Were you awakened this morning by the sounds of enthusiastic golf claps? It was photographers everywhere applauding Adobe’s release of Lightroom 4 for only $149 — half the price of Lightroom 3. Upgrading will run you less at $79, but price is only part of what’s new and noteworthy.
I’ve been using the Lightroom 4 (LR4) beta for about a month now, and I like it a lot. There are more local controls for painting edits onto your photos (which I do all the time); soft proofing for getting your photos right before printing; simplified and more powerful edit controls; basic video editing features; and then there’s this feature which I’ll probably never use: Photobooks.
LR4 also includes RAW support for a bunch of new cameras, including the Canon EOS 1D X (and very soon the new 5D Mark III); Nikon D4, D800 and D800E. And a newer photo process version (PV 2012) creates more accurate (and beautiful) images from your DSLR RAW files. Schvitzing yet?
Now, I’ve heard people say the new 2012 process version alone is worth the upgrade, but I haven’t noticed as many dramatic differences between this new version and Lightroom 3’s 2010 process, at least in the initial photo processing. Where the new process is definitely noticeable is in the new editing controls it enables LR4 to provide to you.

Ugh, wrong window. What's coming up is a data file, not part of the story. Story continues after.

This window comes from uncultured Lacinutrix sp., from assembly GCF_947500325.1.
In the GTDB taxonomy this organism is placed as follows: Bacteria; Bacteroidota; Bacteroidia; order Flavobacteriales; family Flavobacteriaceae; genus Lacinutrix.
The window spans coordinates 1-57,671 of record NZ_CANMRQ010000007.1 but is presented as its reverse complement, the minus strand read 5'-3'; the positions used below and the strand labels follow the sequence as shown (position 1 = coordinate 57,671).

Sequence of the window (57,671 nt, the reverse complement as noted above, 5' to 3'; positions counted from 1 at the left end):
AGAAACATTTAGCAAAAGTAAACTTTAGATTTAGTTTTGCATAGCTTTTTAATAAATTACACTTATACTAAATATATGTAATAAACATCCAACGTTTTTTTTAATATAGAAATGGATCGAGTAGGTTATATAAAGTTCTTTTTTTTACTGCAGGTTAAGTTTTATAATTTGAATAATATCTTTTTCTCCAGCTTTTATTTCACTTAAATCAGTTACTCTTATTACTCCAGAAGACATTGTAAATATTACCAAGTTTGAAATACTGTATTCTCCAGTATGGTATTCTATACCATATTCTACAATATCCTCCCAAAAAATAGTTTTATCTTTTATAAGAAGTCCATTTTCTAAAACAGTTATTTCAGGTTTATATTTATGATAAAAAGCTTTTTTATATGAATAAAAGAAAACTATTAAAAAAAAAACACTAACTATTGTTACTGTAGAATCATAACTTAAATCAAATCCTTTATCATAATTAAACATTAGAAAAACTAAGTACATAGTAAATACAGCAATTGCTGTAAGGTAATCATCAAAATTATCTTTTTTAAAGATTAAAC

Now, edit controls all start at 0, giving you a base edit point for each image so you can, with a glance, tell how much of each edit you have applied to the photo you’re working on. And once you update your photos to the 2012 process, you also get some new edit controls such as highlights, shadows, whites, and blacks. And those controls are much more powerful than before, allowing you to really bring down overblown highlights or bring detail back to images with too much shadow.
New and mightier chromatic aberration correction is also a part of LR4 — you hear me soon-to-be Nikon D800E owners?
Also of worthy mention is LR4’s new soft-proofing functionality. LR4 makes preparing your images for print super easy. You can now view where your image’s colors don’t match with your printer’s color gamut, and adjust then adjust saturations and hues accordingly. LR4 makes it possible to prepare your images for print so they look the same on paper as they did on your screen.
I could go on, I’ve barely scratched the surface. But I recommend you download LR4 yourself and play with it, LR4 comes with a 30 day trial.
Or to learn more about Lightroom 4’s new features check out the Adobe’s new feature videos.